As half the hands in the room rose, Hum noted that the statistics gathered through the DHC don’t reflect this response.

“In the latest report that came out, there were 16 complaints against lawyers by lawyers or paralegals. Of those 16, only five were directly or solely about sexual harassment. If half the audience here knows about sexual harassment and discrimination in the workplace, but we don’t know about it or the profession doesn’t know about it, it can’t really be addressed,” she said.

Hum, the founder of Hum Law Firm in Toronto, has experience in labour and employment law representing both professionals and employers. She said that through her practice she knows that women want to deal with issues quietly and get on with their careers.

Hum said she’s noticed a welcome shift in workplaces to believe complainants of sexual harassment. She thinks this change began after former CBC broadcaster Jian Ghomeshi was charged with sexual assault and Bill 168, the Occupational Health and Safety Amendment Act (Violence and Harassment in the Workplace), 2009, was passed.

“The mandatory requirement for an investigation and reporting for complainants makes it harder for employers to sweep it under the carpet. There seems to be more of a willingness to rid the workplace of people who are toxic,” she said, adding that when she started in the legal profession there was a tendency for complaints to be bought out.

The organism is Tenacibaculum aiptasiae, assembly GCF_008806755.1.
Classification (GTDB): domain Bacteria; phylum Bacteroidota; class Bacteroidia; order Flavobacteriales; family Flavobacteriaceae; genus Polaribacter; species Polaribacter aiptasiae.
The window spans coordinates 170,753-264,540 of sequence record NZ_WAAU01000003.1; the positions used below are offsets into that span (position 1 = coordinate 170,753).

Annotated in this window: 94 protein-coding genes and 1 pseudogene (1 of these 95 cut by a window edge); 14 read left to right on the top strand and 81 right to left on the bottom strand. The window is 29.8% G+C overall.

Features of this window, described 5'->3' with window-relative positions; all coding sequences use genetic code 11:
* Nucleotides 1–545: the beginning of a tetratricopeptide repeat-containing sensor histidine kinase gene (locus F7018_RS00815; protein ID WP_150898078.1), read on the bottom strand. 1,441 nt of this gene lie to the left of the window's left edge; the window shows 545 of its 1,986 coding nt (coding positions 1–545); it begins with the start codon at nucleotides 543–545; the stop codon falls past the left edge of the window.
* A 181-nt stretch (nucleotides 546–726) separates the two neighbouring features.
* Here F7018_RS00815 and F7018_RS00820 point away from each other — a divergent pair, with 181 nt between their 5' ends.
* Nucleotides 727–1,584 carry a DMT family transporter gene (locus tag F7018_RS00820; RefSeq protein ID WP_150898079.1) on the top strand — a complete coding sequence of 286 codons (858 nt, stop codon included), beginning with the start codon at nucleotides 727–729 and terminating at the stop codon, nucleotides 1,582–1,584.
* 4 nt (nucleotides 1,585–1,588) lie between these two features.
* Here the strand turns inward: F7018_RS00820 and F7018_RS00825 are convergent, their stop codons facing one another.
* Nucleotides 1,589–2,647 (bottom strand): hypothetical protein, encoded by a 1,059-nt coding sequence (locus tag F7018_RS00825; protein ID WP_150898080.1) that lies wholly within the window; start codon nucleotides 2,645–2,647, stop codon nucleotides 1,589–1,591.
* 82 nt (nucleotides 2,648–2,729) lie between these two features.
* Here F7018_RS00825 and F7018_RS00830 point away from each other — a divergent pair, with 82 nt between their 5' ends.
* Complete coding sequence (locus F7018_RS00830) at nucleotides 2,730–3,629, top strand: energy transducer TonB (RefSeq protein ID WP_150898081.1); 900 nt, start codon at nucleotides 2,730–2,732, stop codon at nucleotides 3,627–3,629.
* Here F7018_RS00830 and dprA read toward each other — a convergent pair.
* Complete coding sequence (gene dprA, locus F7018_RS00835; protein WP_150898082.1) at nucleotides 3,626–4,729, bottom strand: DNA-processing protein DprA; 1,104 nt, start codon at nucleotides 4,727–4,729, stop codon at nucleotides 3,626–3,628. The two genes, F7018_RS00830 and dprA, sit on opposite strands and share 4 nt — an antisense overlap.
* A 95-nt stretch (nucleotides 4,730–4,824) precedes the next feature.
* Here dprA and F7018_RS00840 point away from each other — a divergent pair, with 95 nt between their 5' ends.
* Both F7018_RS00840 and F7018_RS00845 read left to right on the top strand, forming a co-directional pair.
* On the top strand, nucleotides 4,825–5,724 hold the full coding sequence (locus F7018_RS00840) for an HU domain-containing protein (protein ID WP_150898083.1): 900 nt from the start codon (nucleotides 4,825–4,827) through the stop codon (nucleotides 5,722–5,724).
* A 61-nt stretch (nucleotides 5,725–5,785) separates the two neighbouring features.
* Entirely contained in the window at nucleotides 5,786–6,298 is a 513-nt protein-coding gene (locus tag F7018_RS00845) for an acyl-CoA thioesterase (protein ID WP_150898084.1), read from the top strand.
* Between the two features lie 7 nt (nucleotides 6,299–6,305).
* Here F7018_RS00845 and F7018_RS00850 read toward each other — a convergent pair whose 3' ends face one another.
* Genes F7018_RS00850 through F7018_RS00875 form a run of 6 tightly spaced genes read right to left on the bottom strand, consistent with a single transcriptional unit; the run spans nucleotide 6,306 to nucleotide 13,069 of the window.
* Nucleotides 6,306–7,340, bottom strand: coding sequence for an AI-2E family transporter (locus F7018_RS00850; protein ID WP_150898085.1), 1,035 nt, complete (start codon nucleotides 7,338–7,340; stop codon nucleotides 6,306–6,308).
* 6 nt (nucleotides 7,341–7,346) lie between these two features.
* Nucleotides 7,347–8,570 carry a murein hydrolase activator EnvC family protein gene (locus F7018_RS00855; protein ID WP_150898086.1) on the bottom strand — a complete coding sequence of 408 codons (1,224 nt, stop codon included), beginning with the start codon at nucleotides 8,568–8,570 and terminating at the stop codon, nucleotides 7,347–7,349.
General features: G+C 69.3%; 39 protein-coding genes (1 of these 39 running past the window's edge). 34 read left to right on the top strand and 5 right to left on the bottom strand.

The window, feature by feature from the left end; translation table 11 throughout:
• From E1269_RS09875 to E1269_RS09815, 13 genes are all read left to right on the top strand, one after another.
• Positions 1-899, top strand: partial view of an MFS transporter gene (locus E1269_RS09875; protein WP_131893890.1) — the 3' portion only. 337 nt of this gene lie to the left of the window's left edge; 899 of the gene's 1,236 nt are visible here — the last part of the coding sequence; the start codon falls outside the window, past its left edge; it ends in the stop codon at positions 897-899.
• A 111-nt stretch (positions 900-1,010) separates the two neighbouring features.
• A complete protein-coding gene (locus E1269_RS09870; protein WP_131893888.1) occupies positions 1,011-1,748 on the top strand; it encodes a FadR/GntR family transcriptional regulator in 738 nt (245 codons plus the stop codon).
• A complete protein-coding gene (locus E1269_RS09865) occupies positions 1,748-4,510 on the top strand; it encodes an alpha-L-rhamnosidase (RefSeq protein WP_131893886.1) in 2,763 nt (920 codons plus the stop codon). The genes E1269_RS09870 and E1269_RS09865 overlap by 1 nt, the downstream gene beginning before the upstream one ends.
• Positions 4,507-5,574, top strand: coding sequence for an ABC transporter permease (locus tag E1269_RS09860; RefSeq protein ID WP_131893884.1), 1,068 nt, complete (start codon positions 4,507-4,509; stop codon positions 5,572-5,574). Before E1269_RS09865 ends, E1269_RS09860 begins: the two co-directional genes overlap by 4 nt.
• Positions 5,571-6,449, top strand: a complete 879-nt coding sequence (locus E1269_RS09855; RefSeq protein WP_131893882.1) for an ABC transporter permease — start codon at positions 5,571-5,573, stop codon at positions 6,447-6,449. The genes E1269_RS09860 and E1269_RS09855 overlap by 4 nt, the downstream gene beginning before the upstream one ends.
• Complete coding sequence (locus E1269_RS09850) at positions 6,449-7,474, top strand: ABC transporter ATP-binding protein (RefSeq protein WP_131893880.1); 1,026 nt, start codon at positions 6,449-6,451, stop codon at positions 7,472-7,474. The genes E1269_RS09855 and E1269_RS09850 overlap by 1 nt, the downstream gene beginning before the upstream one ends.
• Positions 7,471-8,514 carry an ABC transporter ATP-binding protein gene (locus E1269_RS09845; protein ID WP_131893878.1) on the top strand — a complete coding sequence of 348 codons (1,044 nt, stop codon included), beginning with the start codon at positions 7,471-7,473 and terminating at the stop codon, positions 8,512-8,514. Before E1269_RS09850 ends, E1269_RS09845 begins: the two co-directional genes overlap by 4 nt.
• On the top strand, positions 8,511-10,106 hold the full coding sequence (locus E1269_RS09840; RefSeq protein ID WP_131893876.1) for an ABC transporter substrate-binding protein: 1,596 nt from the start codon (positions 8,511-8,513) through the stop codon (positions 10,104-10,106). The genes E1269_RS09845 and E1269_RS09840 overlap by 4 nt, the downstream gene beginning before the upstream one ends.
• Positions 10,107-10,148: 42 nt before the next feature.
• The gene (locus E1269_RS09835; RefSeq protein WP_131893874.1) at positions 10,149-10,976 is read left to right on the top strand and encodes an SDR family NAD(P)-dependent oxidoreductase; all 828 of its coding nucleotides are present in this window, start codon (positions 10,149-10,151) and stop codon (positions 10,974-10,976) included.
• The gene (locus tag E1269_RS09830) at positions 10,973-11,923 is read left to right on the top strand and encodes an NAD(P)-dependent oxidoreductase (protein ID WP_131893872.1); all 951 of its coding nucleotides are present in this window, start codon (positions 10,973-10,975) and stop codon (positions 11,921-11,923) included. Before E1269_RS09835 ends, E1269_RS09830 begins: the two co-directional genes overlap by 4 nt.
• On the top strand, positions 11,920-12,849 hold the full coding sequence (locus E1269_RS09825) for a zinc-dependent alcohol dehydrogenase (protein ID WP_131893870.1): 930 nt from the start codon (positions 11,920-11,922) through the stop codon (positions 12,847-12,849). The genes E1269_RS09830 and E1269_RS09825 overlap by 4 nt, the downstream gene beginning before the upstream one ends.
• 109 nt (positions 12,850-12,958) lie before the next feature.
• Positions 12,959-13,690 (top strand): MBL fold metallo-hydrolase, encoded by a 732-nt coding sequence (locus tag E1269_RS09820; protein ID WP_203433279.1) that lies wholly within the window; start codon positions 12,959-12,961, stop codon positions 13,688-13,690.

Hum explained that the “tide had changed” and people are not tolerating sexual harassment and discrimination anymore.

Basran noted that parallels can be drawn between the entertainment industry and the legal profession. She noted that in Hollywood there was a “culture of silence” that shattered when people started speaking out against former film producer Harvey Weinstein.

The manager of litigation at the ONA said she’s witnessed retaliation against complainants in her own practice and noted that contributes to the fear people have of speaking out.

“I’ve seen individuals file complaints and be terminated subsequent to filing a complaint. I’ve seen clients be terminated mid-investigation. So it’s a real fear and there are real power imbalances. When I was looking into what’s available in terms of recent data, I saw a survey that had been done by the Law Society of Ontario that surveyed articling students and found one in five respondents faced unwelcome conduct based on their gender, race, disability, sexual orientation and other personal characteristics,” she said.